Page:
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Survive Tough Times

by David Wyndham 1. October 2008 00:00
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Given the recent financial turmoil and bloodletting on Wall Street, I think there are three options to survive these tough times:

  1. Ignore the bad news and hope it goes away.
  2. Be proactive and have a plan (and revise it as needed).
  3. Convert all your assets to gold and head to a cabin in the woods with lots of canned food and candles.

Option 1 won't help and we are not even close to Option 3. You want to be proactive for your company. Here are three ways to try and survive tough financial times with your aviation department.

Stay Competitive.

Remind folks of the time saved. Remind them that time saved is allowing a person to do more in the same amount of time.

Remind your executives how much more productive they are while on their aircraft. Privacy and the ability to get uninterrupted work done on the aircraft is also valuable.

Try to expand the access to the company aircraft by one-tier lower executives. Think of the aircraft as a workforce multiplier: do more with fewer people, productively, and in teams. Finding new opportunities just got tougher and the aircraft allows you to act quickly.

Measure and Understand Your Costs A quick review:

A variable cost will vary in proportion to the level of activity. As activity increases, the total cost will increase but the cost per unit will remain constant. An example of this is fuel. Increasing utilization increases fuel used.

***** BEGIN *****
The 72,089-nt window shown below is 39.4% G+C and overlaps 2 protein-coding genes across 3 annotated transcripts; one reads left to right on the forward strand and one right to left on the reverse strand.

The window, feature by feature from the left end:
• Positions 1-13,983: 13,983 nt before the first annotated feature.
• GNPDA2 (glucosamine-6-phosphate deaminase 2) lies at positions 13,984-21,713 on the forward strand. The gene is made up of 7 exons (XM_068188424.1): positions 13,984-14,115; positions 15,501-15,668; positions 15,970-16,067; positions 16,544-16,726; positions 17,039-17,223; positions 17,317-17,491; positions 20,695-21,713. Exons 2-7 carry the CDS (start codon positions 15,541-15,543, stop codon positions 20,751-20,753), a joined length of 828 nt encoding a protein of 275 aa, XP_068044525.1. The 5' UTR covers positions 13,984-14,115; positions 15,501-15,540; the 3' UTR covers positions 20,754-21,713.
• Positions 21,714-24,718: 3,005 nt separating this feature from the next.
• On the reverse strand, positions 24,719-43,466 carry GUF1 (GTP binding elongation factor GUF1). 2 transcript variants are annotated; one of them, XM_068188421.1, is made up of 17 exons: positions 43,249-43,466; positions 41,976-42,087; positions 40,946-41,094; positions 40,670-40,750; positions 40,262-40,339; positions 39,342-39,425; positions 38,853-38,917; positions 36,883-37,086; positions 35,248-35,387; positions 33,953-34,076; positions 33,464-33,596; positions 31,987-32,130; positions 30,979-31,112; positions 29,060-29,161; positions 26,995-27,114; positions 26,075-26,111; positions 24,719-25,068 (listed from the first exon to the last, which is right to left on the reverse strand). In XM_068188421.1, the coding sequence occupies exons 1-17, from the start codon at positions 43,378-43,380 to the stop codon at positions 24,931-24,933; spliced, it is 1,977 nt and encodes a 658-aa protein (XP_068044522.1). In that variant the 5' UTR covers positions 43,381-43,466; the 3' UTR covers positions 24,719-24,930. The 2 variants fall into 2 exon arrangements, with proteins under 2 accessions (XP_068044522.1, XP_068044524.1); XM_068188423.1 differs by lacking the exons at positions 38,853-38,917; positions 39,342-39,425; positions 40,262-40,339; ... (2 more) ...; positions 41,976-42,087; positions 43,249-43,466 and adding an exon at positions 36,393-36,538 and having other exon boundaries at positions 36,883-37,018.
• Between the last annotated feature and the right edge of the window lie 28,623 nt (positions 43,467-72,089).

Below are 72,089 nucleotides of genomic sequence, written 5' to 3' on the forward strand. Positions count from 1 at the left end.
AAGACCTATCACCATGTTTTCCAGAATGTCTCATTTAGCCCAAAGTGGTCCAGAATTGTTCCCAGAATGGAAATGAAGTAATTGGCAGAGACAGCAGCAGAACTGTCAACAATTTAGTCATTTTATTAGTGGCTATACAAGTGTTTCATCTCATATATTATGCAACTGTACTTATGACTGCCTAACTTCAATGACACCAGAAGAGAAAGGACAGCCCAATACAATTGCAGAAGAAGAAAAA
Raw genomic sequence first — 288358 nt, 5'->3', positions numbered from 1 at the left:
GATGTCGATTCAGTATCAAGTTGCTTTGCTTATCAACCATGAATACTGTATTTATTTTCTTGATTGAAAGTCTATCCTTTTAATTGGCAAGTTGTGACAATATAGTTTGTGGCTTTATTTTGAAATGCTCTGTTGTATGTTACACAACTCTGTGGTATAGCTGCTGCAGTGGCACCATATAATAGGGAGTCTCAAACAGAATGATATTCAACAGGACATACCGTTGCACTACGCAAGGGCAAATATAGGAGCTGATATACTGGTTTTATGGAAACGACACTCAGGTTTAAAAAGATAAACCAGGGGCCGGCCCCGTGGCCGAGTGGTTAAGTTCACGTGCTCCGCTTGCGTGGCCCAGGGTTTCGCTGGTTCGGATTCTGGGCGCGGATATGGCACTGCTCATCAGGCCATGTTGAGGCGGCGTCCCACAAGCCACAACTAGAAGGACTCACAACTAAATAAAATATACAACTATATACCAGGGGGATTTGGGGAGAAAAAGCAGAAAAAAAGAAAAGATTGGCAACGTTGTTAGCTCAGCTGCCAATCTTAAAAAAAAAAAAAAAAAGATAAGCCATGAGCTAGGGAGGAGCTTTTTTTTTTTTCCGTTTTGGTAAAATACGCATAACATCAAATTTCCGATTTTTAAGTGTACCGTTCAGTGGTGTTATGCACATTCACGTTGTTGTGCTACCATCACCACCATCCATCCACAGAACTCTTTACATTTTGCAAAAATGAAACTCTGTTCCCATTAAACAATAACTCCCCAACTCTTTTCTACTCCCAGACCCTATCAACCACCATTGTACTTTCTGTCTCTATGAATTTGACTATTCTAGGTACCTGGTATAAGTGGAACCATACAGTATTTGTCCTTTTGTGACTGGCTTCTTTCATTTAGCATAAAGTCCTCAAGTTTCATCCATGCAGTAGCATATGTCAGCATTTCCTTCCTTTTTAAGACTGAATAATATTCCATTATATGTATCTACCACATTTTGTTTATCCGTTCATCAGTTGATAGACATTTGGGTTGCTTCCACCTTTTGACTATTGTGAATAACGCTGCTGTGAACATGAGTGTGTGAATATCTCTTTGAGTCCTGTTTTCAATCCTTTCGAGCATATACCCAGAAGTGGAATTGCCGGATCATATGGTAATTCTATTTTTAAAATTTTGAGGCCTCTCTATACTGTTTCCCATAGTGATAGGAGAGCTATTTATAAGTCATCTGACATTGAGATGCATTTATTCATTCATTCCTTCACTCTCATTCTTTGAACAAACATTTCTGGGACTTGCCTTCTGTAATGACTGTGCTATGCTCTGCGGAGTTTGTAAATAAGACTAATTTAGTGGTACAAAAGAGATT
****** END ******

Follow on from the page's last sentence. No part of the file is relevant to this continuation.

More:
A fixed cost remains essentially constant for a given period or level of activity. Hangar and insurance are fixed costs. Whether I fly today or not, I need to pay my hangar and insurance costs. Keeping the aircraft flying keeps the average cost per hour down as it spreads the fixed cost over more hours.

If I decrease my aviation budget 10%, my fixed costs don't change, so my variable costs must decrease more than 10%. Similarly, if I fly one more hour, my cost increase is only the cost of the next hour: fuel and maintenance.

You need to know your costs, how they behave, and what/where cutting costs can have the desired effect on your overall budget.

Have A Plan

A strategic plan is a long term, forward looking plan for the aviation department. It should cover most likely scenarios, and also worst case scenarios.

What is your most important mission? Least important? What if utilization drops off, what happens to your costs? If you know where the flight department's priorities are, you can be better prepared if cuts are inevitable. Know your costs, your missions, and your people.

One question that can come up is "Are we operating the best aircraft for the job?" A strategic plan addresses this question with the reasoning and justification as to why you fly the aircraft you do. It also should tie directly into the company's mission statement.

No plan covers all contingencies, but a good plan has enough information so that you can react with knowledge and wisdom versus fear and panic. It also allows you the time to adjust to the times with a measured response.

Are many of you facing significant reductions in your flying requirements? Click reply and let me know.

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David Wyndham



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